The other point I wanted to make was India’s biggest selling author, Chetan Bhagat, who also has an MBA from an elite business school. I think one of the reasons he does so well, is that his paperbacks tries to move, almost use and throw. He makes his money on volume.
This morning, I checked the price on his latest book “Half Girlfriend”. On FlipKart, it is selling at 145 rupees, which is $2.15. That’s low even for India. It’s really hard to compete against that for indies because you will not make money on that. He makes his money on volume but not to say that books that are priced higher are not selling. Jeffrey Archer is very big in India as is JK Rowling and all the top international authors they do sell well, and their books are priced higher.
I was also looking for ad journals from other popular authors and they’re are all priced around $2 and $3 and the interesting this is, I think, one of the reasons that E-books haven’t picked up in India as much is that there the publishers price them almost, like say, 20%, 30%, 40% lower than print books.
It’s like they are driving people to the print books because they’d rather that people buy print books than E-books, which doesn’t make sense to me because you’re in it for the money, right?
Joanna: That doesn’t make sense to many of us, and it’s crazy how that’s happening. Couple of things there, first of all, I’ve read some of Chetan Bhagat’s books, and he’s great. I really like them. They are actually quite short, aren’t they? I would say they must be 60,000 words max. They’re not massive, thick ones.
Rasana: There not. Sixty to I would say 90,000 tops in. That’s about it.
Joanna: And they are very like you said “Half Girlfriend.” I think I read the call center one. Young Indians, meeting each other at call centers and clubs but it’s quite urban. What did you call it? Campus lit. Kind of urban young people.
Give people some other names of Indian authors that they might want to have a look at in the different genres so that we could just find out more about them, and I’ll put the links in the show notes.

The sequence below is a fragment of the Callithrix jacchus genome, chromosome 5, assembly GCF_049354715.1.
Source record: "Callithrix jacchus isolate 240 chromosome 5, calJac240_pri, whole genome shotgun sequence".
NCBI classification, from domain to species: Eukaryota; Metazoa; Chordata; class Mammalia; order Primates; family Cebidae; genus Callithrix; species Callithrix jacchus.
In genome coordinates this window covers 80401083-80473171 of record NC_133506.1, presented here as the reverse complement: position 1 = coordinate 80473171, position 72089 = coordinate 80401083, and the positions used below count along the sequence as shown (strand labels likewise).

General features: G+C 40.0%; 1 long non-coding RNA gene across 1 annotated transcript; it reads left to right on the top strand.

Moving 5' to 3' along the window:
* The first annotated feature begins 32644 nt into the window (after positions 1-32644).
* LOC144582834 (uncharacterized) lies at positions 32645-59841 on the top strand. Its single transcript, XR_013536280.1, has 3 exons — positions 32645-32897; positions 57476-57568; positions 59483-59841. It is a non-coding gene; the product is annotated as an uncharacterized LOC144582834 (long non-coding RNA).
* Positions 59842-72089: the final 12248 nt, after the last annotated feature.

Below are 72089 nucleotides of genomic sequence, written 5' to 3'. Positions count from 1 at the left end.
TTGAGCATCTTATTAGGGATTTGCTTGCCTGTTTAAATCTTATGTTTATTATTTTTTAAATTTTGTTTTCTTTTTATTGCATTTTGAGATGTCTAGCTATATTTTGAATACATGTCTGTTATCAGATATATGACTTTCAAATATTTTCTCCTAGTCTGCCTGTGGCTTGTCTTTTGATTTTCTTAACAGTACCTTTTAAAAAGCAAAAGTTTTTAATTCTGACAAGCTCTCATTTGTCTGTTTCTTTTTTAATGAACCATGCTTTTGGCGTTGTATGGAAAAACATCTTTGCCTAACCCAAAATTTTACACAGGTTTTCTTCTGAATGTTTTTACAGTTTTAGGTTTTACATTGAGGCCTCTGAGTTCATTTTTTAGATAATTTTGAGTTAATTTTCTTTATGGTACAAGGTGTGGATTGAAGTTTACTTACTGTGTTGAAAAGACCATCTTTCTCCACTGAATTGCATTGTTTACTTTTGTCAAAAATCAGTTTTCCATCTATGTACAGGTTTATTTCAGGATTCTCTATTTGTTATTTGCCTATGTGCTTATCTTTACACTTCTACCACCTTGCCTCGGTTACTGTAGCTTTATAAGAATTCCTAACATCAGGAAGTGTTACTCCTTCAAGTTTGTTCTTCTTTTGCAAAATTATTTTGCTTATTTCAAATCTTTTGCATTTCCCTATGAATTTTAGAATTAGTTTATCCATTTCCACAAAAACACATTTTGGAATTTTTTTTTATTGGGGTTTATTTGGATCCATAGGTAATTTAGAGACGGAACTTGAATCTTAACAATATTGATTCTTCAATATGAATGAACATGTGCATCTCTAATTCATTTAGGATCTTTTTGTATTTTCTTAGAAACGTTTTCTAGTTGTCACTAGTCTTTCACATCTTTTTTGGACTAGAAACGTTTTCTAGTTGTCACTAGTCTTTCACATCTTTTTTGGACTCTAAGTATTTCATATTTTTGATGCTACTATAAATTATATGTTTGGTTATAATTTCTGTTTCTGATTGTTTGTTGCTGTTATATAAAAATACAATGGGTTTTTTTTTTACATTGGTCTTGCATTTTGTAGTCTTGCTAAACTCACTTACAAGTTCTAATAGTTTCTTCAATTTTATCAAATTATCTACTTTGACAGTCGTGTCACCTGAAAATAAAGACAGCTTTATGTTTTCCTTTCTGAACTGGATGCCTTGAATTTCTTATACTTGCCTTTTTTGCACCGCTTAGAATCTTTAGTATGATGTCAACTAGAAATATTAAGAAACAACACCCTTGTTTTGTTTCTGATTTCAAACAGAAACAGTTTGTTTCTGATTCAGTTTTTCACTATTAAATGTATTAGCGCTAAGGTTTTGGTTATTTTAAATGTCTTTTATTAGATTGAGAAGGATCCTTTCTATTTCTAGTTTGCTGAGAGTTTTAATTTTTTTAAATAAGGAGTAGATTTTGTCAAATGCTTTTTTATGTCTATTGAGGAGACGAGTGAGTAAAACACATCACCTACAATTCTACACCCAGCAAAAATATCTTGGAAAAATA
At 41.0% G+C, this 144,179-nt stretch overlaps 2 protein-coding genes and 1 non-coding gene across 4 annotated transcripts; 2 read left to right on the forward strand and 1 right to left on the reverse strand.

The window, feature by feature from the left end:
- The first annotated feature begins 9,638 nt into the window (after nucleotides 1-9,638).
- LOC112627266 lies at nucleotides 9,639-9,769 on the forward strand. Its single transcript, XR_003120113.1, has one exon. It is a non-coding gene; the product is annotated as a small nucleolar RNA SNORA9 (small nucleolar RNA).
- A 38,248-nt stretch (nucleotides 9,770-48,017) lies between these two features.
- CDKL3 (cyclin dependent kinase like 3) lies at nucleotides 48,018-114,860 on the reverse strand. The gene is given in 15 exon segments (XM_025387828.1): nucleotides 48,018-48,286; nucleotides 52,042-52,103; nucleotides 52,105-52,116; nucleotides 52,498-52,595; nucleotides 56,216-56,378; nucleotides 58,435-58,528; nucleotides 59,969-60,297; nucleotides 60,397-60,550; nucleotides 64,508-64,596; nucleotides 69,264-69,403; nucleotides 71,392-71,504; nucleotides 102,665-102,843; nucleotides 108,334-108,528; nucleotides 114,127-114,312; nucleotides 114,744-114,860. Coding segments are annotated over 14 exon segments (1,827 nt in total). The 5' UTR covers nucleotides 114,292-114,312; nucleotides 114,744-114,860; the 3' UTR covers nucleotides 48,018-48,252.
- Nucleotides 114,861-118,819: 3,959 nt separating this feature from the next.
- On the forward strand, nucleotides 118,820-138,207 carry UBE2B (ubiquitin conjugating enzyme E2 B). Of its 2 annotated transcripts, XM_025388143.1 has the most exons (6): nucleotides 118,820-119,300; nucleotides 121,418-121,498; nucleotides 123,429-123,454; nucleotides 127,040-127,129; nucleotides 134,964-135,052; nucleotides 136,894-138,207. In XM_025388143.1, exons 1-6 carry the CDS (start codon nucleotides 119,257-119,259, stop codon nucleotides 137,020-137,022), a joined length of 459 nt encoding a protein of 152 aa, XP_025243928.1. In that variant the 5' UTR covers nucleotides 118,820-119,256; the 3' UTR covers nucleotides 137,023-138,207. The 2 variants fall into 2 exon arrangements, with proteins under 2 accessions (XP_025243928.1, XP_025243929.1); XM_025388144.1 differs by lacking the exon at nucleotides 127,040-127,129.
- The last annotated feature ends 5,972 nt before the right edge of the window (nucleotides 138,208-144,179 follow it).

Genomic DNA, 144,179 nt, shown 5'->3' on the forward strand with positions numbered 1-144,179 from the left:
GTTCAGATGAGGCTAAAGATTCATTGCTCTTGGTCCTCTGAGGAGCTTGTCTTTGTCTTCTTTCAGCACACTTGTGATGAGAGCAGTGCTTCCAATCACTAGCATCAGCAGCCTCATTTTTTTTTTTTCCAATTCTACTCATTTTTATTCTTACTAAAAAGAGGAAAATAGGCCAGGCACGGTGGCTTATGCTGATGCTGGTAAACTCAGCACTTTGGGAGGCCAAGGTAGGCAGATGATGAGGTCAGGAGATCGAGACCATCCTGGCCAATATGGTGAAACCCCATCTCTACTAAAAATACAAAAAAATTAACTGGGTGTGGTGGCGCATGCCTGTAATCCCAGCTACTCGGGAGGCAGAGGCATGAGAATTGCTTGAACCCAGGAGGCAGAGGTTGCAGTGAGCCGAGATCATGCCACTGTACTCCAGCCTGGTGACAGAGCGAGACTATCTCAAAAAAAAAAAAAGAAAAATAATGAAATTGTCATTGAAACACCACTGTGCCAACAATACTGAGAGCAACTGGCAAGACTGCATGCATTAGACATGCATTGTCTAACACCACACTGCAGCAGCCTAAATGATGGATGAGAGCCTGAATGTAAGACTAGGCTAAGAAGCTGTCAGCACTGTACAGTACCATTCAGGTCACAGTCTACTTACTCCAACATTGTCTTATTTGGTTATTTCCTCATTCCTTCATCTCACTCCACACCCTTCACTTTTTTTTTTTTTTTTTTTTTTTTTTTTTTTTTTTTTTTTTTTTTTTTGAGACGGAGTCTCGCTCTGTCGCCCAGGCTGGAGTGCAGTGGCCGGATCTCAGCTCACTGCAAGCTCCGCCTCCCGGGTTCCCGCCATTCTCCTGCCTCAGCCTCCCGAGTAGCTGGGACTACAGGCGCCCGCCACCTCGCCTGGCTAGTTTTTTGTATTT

Rasana: Ravinder Singh is another campus lit author. Amish Tripathi is big in mythology. He’s a huge seller. Ashwin Sanghi, and Ashok Banker, these are all men and very big sellers. And there are a lot of literary writers as well like Anjum Hasan. I adore her writing, but she’s not very well known because it’s literary fiction.
Joanna: Do Indian authors sell widely in the other markets? You mentioned Ashwin Sanghi who I’ve heard is like the Indian Dan Brown. I’ve got one of his books. And what you said about the mythology, it’s pretty dense on mythology rather than fiction. It’s quite a dense book.
Do these authors sell well in the U.S. like an expat Indian market?
Rasana: The expat market, yes. But I don’t think mainstream in America would buy that because, like you said, it’s very dense. But they have a huge market in India. Retellings do insanely well in India, in the retelling mythology.
Joanna: Yes, it’s funny, isn’t it? I equate that to the Christian market in the U.S. where their retelling Christian stories. That’s basically what it is. What I was also going to note on the cover design, which is really fascinating. I’m hoping that at some point indies will be able to load a different cover per country.
I looked at a lot of Indian book cover designs. A lot of them are more colorful, I would say, than the British designs. Have you got any thoughts on cover design for the Indian market?
Rasana: I think the reason that does is that books set in India lend themselves to those kinds of covers. My books have pretty colorful covers as well. I guess because we wear very colorful clothes. You’ve been to India, so you know what I mean. It’s natural; it comes from there. So maybe that’s part of that.
Joanna: That’s a good point, I must say. I bought Indian saris to have clothes made out of them because we just don’t have that kind of color on our High Streets in the UK. I love Indian clothes. I always wish I could get away with the sari. But I’m not sure white girls can carry it.
Rasana: You have YouTube videos. You could practice.